How to Become a Medicare Auditor: Step-by-Step Career Guide

Mar 05, 2020

Learn how to become a Medicare auditor. Research the job description and the education requirements, and find out how to start a career in Medicare auditing.

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Should I Become a Medicare Auditor?

Degree Level High school diploma; bachelor's degree or higher for advancement
Degree Fields Business, finance, law, healthcare administration, or related field
Experience Several years of experience with the federal government; education may be substituted for experience in some jobs
Key Skills Critical thinking, decision-making, and problem solving abilities; experience with claims processing software
Salary $78,820 (2018 average for accountants and auditors)

Sources: U.S. Bureau of Labor Statistics, Center for Medicare & Medicaid Services, ONet Online, U.S. Department of Labor Statistics

Medicare auditors, also known as health insurance specialists, work with and for Medicare, the federal government insurance program. They ensure that state Medicare programs and Medicare-contracted agencies adhere to government regulations. Much of auditors' time is spent conducting close evaluation of Medicare applications, the dispersal of funds and the paper trail associated with the Medicare healthcare system.

As such, these auditors generally need strong critical thinking, decision making and problem solving skills. Most Medicare auditors are employed full-time. The job requires little physical activity, and such auditors work in an office setting. They must be excellent communicators and work well as part of a team, as well as with the public.

How much do these workers make? According to the U.S. Bureau of Labor Statistics, auditors and accountants in the federal government earned an average annual salary of $100,080 as of May 2018, which is among the highest earnings for these professionals compared to other industries.

Step 1: Consider College

For many, earning a degree is the first step to a career in Medicare auditing. Some Medicare auditors only need a high school diploma or the equivalent. Those with an associate's or bachelor's degree can advance to an auditing position more quickly. Since programs specifically for Medicare auditors don't exist, students may pursue bachelor's degrees in business, finance, law or a field related to insurance or healthcare. These degree programs may provide relevant training in research, finance, health insurance and healthcare law.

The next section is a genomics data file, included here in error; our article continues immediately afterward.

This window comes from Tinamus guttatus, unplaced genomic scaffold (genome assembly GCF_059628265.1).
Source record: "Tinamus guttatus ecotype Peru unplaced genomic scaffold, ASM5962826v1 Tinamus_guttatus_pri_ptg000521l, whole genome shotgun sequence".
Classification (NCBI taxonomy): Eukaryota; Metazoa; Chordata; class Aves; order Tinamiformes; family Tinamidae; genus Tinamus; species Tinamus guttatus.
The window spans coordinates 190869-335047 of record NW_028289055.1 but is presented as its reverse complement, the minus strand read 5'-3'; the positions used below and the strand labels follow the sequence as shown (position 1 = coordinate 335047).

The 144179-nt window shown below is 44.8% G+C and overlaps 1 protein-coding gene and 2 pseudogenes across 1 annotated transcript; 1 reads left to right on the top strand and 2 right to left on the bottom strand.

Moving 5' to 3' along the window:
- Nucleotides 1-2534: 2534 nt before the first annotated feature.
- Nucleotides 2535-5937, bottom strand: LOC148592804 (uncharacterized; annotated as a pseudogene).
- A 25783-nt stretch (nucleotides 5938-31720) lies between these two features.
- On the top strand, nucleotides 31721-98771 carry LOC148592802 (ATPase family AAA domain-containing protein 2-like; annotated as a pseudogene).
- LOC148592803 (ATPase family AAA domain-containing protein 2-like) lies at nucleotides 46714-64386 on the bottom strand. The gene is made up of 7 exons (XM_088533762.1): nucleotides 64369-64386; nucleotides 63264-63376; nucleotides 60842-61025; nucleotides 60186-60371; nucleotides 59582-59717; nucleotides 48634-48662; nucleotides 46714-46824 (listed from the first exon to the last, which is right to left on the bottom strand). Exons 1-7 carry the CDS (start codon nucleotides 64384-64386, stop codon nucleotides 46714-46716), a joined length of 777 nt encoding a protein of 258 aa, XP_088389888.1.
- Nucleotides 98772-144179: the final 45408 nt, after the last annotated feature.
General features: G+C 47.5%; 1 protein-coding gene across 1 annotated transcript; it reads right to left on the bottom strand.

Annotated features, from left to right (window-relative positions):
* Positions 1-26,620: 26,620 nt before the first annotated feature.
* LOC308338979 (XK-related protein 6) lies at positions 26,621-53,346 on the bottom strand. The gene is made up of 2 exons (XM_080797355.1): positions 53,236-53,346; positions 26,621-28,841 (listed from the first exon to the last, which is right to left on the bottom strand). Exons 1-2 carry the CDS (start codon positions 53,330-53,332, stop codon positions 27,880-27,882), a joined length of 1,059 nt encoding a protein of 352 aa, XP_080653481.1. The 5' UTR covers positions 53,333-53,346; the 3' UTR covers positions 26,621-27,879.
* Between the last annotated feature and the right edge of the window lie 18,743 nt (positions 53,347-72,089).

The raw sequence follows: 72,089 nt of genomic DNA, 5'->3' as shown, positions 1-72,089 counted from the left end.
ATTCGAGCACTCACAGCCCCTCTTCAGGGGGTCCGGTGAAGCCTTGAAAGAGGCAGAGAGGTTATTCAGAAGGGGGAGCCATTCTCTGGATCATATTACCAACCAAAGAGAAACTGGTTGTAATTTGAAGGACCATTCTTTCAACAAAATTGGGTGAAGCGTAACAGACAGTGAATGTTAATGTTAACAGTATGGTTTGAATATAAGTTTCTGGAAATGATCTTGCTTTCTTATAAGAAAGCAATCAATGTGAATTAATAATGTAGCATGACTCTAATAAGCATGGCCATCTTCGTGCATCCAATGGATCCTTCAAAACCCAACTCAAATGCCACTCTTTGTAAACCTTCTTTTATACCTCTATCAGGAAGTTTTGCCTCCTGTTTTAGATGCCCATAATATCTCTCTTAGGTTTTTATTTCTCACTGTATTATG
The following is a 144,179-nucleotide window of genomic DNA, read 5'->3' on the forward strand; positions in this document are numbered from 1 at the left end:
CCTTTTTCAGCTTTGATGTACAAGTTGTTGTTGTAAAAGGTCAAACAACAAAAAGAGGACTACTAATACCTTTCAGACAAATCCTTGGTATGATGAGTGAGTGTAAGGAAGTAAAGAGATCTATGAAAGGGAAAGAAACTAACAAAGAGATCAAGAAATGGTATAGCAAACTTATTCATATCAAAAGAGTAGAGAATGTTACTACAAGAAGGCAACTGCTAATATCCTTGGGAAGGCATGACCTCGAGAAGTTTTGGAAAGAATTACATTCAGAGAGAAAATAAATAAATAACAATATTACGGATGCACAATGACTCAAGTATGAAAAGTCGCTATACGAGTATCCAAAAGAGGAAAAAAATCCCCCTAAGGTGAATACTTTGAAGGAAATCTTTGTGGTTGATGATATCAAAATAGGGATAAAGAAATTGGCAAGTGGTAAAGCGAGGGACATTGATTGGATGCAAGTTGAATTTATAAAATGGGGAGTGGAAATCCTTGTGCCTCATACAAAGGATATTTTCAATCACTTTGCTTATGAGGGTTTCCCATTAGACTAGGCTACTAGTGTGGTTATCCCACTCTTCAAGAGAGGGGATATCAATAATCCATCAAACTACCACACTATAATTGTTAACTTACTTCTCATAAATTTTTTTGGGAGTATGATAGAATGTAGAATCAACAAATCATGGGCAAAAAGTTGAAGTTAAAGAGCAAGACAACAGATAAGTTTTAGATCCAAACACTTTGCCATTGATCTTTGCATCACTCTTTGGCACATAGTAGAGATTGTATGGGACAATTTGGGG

No matter which major you choose, it's essential to develop strong oral and written communication skills, which are helpful in collecting information from Medicare recipients and collaborating with other departments. Courses in mass communication, English and public speaking can strengthen these skills.

Here's a tip for success: Complete an auditing internship in a medical, healthcare or insurance setting. Interns may be responsible for conducting audits and presenting results to managers. In these positions, aspiring Medicare workers can learn auditing procedures and job-specific software.

Step 2: Work for the Government

Medicare auditor positions typically require several years of experience working with Medicare. The amount of experience needed depends on the level of the desired position, but applicants must undertake jobs that provide relevant training in processing claims, judging the compliance of state programs and writing reports about the results. Keep in mind that workers may substitute experience with a master's or doctoral degree in a relevant field of study or combine education and experience to meet the requirement. With that in mind, you may want to consider attending graduate school to advance your career. Common topics of graduate study among Medicare auditors include law, business, healthcare administration and public administration.

Step 3: Advance to Medicare Auditor

With experience and expertise, these workers can gain promotion to an auditing position. Depending on their level, Medicare auditors may have different job descriptions. Duties typically include auditing state programs for compliance issues and making appropriate changes, developing regulations for Medicaid programs and contractors and recommending improvements to Medicare operations. As auditors gain experience, they may be responsible for teaching Medicaid regulations to other staffers and leading program analysis teams.

A high school diploma and several years of experience working with the federal government are the minimum requirements for a career as a Medicare auditor, though formal education can serve as a substitute for experience.

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